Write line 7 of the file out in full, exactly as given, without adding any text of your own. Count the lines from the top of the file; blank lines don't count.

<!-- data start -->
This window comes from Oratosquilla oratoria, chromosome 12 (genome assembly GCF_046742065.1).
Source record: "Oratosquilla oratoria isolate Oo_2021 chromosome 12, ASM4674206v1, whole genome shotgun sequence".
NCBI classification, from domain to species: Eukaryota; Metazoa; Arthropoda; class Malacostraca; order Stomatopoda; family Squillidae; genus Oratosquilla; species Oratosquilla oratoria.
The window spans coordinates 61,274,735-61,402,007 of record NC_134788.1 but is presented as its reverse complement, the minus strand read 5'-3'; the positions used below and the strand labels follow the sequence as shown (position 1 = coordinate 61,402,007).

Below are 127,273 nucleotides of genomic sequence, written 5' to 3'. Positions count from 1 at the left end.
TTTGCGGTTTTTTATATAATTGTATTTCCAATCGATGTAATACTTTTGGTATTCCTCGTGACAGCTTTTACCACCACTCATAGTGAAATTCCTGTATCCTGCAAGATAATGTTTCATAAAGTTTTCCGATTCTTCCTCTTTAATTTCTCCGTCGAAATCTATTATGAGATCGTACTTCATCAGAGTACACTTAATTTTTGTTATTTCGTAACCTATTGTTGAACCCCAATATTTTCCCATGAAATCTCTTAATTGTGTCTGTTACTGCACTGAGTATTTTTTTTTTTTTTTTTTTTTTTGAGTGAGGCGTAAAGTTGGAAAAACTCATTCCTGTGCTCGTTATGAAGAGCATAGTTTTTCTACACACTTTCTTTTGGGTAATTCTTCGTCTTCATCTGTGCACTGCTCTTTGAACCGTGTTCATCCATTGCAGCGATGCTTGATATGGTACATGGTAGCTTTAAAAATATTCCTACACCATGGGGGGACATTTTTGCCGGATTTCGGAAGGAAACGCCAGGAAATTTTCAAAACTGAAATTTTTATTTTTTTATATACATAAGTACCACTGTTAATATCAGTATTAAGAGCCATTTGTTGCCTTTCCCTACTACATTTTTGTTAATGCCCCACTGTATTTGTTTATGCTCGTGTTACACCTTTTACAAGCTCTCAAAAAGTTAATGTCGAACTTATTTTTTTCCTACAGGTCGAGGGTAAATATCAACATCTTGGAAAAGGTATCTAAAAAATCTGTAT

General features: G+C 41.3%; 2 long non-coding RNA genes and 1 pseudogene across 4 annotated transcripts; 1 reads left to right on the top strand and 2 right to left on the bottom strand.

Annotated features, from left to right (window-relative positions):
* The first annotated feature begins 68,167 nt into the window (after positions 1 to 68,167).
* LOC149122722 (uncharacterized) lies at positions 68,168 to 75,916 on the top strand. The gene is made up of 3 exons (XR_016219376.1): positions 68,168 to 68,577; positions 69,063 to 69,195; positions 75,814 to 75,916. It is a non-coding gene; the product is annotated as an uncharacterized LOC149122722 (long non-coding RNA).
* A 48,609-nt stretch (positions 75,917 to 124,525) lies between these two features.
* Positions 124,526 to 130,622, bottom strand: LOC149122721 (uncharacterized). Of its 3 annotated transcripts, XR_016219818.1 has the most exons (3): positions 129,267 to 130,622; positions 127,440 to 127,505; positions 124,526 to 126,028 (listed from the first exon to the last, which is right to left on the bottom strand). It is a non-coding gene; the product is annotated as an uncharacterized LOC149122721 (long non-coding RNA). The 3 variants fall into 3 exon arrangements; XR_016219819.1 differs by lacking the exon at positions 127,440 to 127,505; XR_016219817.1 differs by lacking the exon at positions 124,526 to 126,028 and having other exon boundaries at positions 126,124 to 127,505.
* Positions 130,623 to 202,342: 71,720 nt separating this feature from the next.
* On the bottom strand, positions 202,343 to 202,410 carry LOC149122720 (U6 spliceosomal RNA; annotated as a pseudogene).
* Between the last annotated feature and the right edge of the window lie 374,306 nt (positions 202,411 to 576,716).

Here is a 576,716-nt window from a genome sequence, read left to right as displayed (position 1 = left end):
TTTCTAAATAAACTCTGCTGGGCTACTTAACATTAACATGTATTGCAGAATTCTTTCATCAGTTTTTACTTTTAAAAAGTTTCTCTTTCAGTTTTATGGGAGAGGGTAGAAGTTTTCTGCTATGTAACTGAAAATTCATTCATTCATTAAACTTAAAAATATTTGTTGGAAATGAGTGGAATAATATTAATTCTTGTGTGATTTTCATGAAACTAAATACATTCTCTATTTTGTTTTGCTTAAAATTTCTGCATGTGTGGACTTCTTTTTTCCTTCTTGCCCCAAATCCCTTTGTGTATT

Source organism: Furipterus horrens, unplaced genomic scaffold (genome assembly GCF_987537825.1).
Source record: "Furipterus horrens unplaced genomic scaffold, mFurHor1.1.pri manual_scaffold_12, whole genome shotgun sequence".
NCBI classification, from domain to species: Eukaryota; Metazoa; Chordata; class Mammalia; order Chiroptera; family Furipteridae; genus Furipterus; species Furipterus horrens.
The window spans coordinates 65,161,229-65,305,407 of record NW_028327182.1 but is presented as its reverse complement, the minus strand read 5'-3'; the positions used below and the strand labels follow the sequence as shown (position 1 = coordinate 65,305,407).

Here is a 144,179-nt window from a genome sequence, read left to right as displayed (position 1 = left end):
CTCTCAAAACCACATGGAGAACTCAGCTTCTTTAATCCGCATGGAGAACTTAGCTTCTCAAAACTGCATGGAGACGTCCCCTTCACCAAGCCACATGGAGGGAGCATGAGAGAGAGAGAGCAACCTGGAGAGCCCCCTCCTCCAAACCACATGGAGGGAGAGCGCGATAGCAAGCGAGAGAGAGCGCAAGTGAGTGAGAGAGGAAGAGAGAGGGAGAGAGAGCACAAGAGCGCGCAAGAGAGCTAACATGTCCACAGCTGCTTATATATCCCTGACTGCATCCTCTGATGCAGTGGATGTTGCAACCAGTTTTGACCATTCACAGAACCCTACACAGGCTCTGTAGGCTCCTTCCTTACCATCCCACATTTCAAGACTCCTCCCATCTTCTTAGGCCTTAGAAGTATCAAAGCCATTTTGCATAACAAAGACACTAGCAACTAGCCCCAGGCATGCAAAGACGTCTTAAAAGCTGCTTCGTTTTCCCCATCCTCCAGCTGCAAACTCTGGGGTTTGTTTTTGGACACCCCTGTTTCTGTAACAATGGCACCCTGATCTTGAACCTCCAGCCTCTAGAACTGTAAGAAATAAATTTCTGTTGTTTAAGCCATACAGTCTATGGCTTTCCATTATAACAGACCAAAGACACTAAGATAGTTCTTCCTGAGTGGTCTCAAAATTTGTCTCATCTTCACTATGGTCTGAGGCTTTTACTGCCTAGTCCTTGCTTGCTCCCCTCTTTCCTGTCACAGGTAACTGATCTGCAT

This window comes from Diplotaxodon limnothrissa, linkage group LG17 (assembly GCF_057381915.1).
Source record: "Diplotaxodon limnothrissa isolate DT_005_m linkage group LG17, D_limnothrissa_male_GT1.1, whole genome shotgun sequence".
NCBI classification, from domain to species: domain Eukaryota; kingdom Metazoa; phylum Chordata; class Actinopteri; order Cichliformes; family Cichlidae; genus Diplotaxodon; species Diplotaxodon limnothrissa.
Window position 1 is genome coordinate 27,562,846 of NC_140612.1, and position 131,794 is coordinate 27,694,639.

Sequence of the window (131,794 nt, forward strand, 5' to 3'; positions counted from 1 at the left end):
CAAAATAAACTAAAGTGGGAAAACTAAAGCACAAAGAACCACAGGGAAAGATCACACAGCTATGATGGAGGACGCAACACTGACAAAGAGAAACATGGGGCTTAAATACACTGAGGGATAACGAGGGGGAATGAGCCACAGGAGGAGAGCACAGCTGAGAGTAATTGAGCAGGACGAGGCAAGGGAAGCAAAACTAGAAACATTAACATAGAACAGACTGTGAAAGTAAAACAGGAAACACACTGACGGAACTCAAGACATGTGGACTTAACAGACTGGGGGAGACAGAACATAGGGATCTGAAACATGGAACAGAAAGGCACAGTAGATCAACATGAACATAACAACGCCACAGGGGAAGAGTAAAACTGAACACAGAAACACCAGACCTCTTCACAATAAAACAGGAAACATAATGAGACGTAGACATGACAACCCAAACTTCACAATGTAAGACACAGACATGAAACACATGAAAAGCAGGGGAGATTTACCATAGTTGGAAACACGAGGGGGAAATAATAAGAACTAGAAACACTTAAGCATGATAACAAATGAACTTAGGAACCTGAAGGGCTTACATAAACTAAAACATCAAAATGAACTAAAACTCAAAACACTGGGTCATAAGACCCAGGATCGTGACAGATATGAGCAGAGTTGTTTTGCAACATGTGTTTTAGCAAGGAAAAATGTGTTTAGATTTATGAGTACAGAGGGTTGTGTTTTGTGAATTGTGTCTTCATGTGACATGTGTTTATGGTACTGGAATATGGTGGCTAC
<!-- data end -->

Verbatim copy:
General features: G+C 41.3%; 2 long non-coding RNA genes and 1 pseudogene across 4 annotated transcripts; 1 reads left to right on the top strand and 2 right to left on the bottom strand.